When John and Mary Lowrie of North Mankato arose on Feb. 4, water came out of their shower nozzles and their faucets on command.
By the time they came home from work, their underground pipes were frozen solid.
They eventually got their water back after four expensive days of plumbers and a failed attempt to thaw their pipes with electricity.
On Feb. 18, they asked the North Mankato City Council for a little break — not on their plumbing costs but on their water costs. To avoid another freeze-up, they are running a basement sink at all hours, draining about 250 gallons a day.
North Mankato has drafted an ordinance to help the more than a dozen homes and businesses that have dealt with the problem so far this winter. Today the City Council will decide whether to set a March 17 public hearing to consider the water usage credit.
They’re not alone — some cities are saying this is the worst winter for water pipes in memory.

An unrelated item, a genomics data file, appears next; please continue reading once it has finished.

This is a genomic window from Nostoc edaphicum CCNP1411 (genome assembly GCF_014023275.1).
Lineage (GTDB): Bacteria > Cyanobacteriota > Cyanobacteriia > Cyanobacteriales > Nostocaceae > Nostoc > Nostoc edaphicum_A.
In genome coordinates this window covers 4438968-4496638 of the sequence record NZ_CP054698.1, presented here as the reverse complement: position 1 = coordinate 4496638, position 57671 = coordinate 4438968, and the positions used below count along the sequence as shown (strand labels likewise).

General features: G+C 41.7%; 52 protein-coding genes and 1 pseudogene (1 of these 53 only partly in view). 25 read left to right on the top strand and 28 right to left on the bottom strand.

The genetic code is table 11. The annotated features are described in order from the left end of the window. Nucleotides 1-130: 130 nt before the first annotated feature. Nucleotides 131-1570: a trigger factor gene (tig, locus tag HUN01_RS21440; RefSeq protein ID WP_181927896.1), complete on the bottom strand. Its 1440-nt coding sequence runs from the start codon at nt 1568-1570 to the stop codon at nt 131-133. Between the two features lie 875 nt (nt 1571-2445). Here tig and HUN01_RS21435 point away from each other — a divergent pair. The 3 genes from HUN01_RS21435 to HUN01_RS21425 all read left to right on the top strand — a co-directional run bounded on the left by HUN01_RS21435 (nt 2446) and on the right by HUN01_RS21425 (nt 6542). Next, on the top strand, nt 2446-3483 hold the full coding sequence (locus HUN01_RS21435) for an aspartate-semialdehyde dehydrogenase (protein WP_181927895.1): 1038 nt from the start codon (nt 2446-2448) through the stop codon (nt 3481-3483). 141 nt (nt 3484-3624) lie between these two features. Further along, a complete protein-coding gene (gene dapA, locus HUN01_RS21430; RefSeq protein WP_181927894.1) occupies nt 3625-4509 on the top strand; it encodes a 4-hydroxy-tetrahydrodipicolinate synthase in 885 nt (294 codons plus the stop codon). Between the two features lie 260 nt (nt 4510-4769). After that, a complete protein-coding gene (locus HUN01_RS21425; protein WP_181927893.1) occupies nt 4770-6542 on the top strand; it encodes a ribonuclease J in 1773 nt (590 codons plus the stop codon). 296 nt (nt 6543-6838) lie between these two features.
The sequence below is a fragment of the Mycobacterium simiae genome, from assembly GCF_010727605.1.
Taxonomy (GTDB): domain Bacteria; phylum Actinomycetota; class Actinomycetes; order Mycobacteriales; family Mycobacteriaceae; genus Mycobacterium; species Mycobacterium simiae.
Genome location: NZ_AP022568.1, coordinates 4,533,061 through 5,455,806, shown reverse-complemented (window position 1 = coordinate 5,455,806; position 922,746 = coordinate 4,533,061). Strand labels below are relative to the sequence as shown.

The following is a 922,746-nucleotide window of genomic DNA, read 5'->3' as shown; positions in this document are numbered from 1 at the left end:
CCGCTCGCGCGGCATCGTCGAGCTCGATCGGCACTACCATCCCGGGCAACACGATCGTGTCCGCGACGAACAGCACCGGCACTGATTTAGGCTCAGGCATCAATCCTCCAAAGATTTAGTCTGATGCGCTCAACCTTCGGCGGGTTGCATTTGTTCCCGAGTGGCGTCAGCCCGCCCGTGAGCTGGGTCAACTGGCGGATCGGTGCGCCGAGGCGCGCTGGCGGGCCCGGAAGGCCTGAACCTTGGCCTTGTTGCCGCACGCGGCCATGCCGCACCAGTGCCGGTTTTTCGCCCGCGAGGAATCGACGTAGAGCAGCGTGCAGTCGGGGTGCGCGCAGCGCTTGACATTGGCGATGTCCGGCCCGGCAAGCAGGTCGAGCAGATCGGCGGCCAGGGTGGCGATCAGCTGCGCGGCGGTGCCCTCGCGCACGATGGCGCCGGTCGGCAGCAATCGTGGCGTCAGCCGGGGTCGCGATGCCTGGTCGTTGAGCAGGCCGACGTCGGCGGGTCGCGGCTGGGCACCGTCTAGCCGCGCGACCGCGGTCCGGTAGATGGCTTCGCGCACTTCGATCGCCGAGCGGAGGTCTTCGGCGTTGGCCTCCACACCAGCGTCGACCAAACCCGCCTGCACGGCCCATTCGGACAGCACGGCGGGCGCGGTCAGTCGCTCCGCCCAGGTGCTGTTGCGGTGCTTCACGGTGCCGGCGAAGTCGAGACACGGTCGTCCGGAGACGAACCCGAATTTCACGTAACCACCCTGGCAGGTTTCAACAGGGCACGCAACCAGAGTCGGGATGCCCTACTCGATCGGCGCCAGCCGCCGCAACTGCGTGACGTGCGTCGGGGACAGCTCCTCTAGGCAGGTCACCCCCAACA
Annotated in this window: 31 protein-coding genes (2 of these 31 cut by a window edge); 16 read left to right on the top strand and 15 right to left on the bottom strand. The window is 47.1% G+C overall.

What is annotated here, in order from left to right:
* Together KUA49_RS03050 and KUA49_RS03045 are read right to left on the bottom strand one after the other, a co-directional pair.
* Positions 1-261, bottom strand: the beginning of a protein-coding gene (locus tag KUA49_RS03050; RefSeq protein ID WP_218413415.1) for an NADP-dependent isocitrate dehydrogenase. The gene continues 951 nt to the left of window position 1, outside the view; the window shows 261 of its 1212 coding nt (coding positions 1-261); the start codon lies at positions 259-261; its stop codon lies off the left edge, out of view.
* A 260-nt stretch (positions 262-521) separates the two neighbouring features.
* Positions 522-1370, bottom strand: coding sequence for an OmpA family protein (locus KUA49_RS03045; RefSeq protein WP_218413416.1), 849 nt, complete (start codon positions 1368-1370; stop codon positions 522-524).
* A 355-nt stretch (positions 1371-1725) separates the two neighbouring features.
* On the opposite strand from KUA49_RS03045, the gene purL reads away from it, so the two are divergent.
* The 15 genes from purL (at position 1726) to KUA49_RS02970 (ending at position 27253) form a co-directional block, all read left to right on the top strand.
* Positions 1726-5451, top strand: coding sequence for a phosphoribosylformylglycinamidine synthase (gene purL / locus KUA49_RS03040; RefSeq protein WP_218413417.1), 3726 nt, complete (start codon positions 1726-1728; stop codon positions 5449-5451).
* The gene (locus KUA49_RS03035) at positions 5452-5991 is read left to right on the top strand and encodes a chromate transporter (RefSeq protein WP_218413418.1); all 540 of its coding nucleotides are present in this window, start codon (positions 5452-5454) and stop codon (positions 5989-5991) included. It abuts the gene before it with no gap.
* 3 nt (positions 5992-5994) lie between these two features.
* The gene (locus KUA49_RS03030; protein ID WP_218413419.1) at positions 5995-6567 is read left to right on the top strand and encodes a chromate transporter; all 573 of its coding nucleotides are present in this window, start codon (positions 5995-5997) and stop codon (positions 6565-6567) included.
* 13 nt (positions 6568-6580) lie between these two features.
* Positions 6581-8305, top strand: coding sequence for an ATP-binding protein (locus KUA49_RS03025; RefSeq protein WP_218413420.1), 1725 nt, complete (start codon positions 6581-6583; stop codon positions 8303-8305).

“I’ve worked here since the early '80s and I’ve never run into this,” said Patti Woodruff, city administrator in Mapleton. The city has had five freeze-ups in recent weeks.
In those cases, the city is paying for repairs because the freeze-ups have been on the city-owned portion of the pipes. So far, they haven’t had to go to the expense of digging down to the pipes. Several area companies offer so-called “jetting” services, whereby a hose is snaked through the pipes and hot water is shot through the nozzle.
Mark Wenisch works at Affordable Jetting, the company that thawed the Lowries’ pipes. He said business is brisk, and all types of underground pipes are freezing, including septic lines.
“The frost is down so deep it’s caused a lot of things to freeze that have never frozen before,” he said.